ZymurgyBrewing Company

Head brewer and owner Jonathan Christiansen, left, offers a snifter of beer at Zymurgy Brewing Company's grand opening Dec. 1. 

MENOMONIE — It took Jonathan Christiansen — head brewer, owner and founder of Zymurgy Brewing Co. in Menomonie — hours to notice the snowstorm pounding outside Dec. 1 during the brewery’s grand opening. A line of customers, steady for the first six hours, was keeping him busy.

It was a day that Christiansen, 36, had been working toward his whole life: opening his own brewery.

“I was pretty amazed that because of the storm, how many people came out,” Christiansen said.

Christiansen, along with partners Chelsea Rickert and Zach Barker, aren’t strangers to the area. Christiansen is a Wisconsin native, and both he and Barker went to college in Milwaukee. Rickert graduated from the University of Wisconsin-Stout.

“We love this place. We aren’t big-city folk,” Rickert said at the opening.

Former head brewer at Menomonie’s Lucette Brewing Co., Christiansen set out to open Zymurgy after leaving Lucette in 2016.

They renovated the building at 624 Main St. E — it used to be home to Dennis’ Auto Services — and are shaping the brewery into a “public house” hangout.

The brewery doesn’t have a kitchen, but that means dogs are welcome, a fact that Christiansen loves.

“We want to have that public house feel, where people can hang out for a few hours, play games, as opposed to the quick in-and-out,” Christiansen said.

With Brewery Nonic’s grand opening slated for Jan. 19, Menomonie will soon be home to three breweries. But competition is a good thing for all three, Christiansen said — beer fans and tour bus companies alike are more likely to stop in the city with three breweries open.

“Generally when people come to the city to visit a brewery they’ll go to at least one other brewery,” he said.

Dustyn Dubuque, Main Street of Menomonie executive director, agreed.

“I can’t tell you the amount of times I have driven multiple hours to the Twin Cities to attend different breweries in a small area,” Dubuque said. “We will now have three that are a mile (apart). That will bring visitors to the downtown area.”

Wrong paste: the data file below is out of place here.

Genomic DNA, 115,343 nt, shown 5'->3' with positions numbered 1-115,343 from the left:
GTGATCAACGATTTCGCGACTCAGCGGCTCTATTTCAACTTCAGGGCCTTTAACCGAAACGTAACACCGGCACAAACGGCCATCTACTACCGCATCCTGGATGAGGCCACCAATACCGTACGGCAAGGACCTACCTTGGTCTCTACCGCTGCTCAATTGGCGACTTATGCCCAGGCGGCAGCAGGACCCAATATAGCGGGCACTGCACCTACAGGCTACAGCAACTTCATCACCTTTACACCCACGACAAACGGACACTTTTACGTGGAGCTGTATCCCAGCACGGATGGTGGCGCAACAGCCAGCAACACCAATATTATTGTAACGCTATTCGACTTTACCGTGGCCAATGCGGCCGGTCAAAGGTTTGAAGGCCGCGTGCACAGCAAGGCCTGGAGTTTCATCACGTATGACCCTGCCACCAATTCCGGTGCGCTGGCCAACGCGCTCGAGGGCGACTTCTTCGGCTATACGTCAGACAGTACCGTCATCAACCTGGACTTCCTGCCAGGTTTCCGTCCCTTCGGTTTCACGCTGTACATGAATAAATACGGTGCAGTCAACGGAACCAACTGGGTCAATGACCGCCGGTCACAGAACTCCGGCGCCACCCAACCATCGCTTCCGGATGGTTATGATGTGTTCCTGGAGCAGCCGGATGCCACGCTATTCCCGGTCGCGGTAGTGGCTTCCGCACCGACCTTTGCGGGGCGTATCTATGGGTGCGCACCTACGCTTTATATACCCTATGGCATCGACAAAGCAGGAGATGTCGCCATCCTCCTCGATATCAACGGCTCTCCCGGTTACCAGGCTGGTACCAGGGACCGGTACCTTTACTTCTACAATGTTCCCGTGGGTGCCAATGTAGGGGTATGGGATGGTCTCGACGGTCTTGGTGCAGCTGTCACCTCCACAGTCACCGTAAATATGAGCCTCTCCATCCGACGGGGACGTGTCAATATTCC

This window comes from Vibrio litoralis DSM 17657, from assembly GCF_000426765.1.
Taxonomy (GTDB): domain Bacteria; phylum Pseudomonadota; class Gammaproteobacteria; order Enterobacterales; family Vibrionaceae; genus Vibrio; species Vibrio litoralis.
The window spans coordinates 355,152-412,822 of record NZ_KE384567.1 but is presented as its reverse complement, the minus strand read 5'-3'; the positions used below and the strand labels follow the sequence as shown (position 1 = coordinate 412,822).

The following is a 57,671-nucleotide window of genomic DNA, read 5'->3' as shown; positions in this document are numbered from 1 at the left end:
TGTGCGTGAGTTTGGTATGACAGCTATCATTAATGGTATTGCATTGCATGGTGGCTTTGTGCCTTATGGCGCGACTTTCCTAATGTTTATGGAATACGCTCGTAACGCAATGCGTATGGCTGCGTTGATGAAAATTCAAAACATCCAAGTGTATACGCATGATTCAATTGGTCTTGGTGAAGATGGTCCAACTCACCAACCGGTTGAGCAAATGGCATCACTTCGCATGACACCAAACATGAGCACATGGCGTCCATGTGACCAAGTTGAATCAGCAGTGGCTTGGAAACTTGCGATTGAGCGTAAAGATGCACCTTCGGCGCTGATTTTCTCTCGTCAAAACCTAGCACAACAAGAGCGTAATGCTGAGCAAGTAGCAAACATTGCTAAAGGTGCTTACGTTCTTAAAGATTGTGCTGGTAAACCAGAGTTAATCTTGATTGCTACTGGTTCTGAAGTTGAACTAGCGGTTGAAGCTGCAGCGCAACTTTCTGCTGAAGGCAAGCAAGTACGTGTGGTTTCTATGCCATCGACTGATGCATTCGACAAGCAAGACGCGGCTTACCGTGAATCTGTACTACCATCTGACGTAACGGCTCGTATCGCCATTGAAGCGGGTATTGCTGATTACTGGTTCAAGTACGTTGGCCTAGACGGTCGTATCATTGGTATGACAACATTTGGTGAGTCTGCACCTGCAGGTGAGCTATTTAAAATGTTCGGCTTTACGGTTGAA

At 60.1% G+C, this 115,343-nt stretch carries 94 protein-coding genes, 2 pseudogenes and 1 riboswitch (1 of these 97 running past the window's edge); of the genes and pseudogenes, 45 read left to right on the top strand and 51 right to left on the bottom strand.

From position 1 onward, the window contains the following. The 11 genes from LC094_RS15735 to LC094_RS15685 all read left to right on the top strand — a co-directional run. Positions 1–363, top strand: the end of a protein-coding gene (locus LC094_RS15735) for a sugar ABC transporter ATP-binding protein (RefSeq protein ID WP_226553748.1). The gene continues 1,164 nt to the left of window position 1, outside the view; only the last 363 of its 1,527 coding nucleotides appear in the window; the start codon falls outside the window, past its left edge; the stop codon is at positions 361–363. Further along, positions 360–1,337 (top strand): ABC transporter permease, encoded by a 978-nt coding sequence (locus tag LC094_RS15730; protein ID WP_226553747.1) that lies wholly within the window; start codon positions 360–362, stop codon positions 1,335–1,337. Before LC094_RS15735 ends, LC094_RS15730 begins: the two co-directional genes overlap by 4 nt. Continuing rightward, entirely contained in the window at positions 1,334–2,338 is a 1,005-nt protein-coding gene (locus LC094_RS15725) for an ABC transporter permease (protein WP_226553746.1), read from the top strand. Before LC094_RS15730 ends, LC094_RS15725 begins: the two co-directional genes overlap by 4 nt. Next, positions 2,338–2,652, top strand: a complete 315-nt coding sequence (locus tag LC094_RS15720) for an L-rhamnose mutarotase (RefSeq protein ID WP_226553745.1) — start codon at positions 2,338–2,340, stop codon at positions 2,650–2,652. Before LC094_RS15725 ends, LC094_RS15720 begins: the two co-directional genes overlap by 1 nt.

Expect to see Zymurgy beer on tap in Eau Claire, Hudson, and maybe even Milwaukee or Madison one day — but limited in Menomonie outside the brewery itself, Christiansen said.

Wisconsin flavors

With 15 beers on tap for the opening, drinkers had pale and hoppy ales, darker beers, a brown ale and more to pick from.

Local ingredients stood out on the menu: Fluffhead, a German wheat beer, is made with Augusta and Eau Claire honey. A fruit beer, Ramblin’ Rose, added Camp Douglas cranberries to the honey-brewed Fluffhead. Hops from Durand give IPA-style Hoppy Thing a zing.

While the Fluffhead and Ramblin’ Rose were top sellers on opening day, Christiansen isn’t shy of playing with stranger ingredients and having a bit of fun. The Terry Porter, a dark chocolate-flavored beer, is named after a former NBA player and Milwaukee Bucks coach of the same name. The Sherlock, a mild English ale, is named after a cat Christiansen had for 17 years. The Sassy Squash Ale, brewed with local roasted butternut squash and a few unexpected spices, was “a fun, wacky experiment.”

The Sleepy Alligator, a dry saison ale, is Christiansen’s favorite, inspired by his time in Belgium in the early 2000s.

He’s looking at adding a couple higher-alcohol-content beers to the lineup this winter. Plans for an English barley wine, a strong style of ale, and a Russian imperial stout are in the works.

Building the brewery’s massive cooler by hand — with help from a friend — was the biggest challenge he faced, Christiansen said: “I thought building a cooler would be easy. It was not.”

Looking ahead

The team is still nailing down the brewery’s hours, but they hope Wisconsin sports games, a pool table and dart boards will draw locals.

They hope to host live music, comedy, food trucks and brewing-related talks, Rickert said: “We want to do very community-based events.”

Spent grain from the brewing process will be made into dog treats and donated to local farmers for animal feed. And while Wisconsin flavors and additions are already cropping up on the menu, the team hopes to expand that hyper-local focus even more, Rickert said.

Dubuque said the microbrewery boom is at an all-time high, and that’s a good thing for everyone involved.

“Upon the opening of Brewery Nonic in the near future, Menomonie will now be a destination for those looking to drink different brews,” Dubuque said.

Contact Zymurgy Brewing Co. on Facebook, www.facebook.com/zymurgybrewing/.

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